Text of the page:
I served on the Salem Board of Education for a number of years, the last few of which were under reduced or no salary. As a matter of fact, I was the one who made the first ever motion to reduce board salaries when I saw early signs of the times we now find ourselves in. I know exactly how much time and effort is required of a board member to do his or her job right. This motion at Central in no way tried to make light of the job any of you do. But I gladly accepted the reduction and elimination of my salary for a very simple reason – I was not there to collect a salary. I was there to fulfill my statutory requirements as a board member – to advocate for the education of our children. I truly believe that if a board member is there only because there is a salary attached to the job, then they are there for the wrong reason. I have considered running for a board position since I left the Salem board, but I have come to the conclusion that I would be there for the wrong reason, salary or not. I would be there to foster change, not for the primary focus of advocating for the education of our children. As such, I could not in good conscience run for the board. Therefore, I will not. Salary is never a consideration. I considered it a priviledge to serve and did not consider it my right to collect a salary. As Don Kurtz said, I did not even know that there was a salary when I was first elected.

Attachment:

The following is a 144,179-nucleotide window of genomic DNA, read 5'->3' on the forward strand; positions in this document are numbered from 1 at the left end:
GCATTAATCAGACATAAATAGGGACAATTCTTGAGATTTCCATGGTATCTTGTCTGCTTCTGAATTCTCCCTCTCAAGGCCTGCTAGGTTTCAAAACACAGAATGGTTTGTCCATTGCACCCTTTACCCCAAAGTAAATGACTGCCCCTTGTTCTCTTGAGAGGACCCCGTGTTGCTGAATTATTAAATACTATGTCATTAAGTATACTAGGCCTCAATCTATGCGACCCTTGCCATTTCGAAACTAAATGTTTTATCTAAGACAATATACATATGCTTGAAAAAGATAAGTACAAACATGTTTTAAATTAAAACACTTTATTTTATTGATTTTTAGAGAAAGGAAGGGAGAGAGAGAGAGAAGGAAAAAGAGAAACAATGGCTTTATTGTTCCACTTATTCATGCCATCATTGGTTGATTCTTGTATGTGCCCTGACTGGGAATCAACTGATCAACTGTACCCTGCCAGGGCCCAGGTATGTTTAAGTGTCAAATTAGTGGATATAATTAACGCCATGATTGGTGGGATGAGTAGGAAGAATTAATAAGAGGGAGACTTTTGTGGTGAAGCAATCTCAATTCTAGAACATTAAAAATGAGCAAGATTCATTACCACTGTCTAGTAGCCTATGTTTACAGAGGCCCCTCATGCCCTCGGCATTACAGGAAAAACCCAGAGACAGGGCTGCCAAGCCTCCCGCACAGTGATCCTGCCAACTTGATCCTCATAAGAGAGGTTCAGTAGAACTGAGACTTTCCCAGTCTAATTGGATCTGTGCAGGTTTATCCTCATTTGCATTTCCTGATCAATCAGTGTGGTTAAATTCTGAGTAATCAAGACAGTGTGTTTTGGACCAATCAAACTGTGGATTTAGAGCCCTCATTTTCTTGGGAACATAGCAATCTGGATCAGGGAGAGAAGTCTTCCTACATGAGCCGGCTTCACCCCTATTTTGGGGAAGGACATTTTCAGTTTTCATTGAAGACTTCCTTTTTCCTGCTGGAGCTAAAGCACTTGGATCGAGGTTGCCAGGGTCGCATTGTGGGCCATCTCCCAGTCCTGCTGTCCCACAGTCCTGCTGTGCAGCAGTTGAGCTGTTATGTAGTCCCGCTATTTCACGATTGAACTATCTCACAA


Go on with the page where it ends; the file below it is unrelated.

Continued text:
Right now, there is reportedly considerable time and effort being spent on researching how to get around the annual meeting vote. I ask the board as a whole to consider if they are spending their precious time discussing the right issues. Should you be discussing how to regain salaries? Or would time be better spent dealing with education issues?